The same inclination to relinquish voluntarily one’s freedom, individuality, and independence of thought can also be observed on a much larger scale. After his emigration from Nazi Germany, Erich Fromm wrote one of his most important books: Escape From Freedom (1940). In it he tried to explain, among other things, why a seemingly civilized society like modern Germany could vote for and submit to an authoritarian political party like that of Hitler. An important part of the answer Fromm offers was the willingness of large numbers of people to trade in their personal freedom and autonomy for a sheltered position in a powerful collective under the command of a domineering leader who promised a glorious and fulfilling future for the nation. Millions of Germans manifestly cared little for their individuality and self-determination, and they experienced their total integration and disappearance in an organized mass as comforting, empowering, and as a sort of salvation. (Leni Riefenstahl’s 1934 film “Triumph of the Will” is the famous visualization of that disappearance of the individual in an organized, regimented mass.)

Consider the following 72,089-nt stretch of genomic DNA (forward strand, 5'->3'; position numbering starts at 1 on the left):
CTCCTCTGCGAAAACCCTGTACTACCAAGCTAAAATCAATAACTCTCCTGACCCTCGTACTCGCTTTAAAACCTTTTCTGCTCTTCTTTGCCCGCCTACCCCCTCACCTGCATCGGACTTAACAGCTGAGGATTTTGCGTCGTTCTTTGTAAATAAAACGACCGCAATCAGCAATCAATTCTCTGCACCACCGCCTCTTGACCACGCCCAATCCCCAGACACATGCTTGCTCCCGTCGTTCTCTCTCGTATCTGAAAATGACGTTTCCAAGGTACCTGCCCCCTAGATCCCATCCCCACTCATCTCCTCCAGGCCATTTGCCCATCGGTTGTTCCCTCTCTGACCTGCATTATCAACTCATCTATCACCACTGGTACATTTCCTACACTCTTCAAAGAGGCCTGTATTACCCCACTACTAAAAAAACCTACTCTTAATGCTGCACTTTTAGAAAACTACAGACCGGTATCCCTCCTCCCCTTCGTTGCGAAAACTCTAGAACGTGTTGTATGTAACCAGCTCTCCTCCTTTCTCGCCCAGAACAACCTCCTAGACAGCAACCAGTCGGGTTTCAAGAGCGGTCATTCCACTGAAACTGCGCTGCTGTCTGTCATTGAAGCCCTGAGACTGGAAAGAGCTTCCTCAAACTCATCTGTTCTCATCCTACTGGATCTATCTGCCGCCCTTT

Fromm explains this “escape from freedom” as a response to the general condition of modern society. In a world of huge and impersonal bureaucracies, of crowded cities where people seem far more lonely and lost than in the villages and small towns of yesteryear, of giant industries that use people like expendable material, and of powerful economic forces that can wreak havoc at any moment, and over which nobody seems to have any control, an individual person cannot but feel isolated, powerless, disoriented, and threatened by ominous possibilities. It is, according to Fromm, this feeling of pervasive alienation and helplessness that makes people willing to give up their seemingly insignificant individuality and to merge with something that is greater and more powerful than themselves: "The frightened individual seeks for somebody or something to tie his self to; he cannot bear to be his own individual self any longer, and he tries frantically to get rid of it and to feel security again by the elimination of this burden: the self." (p.173)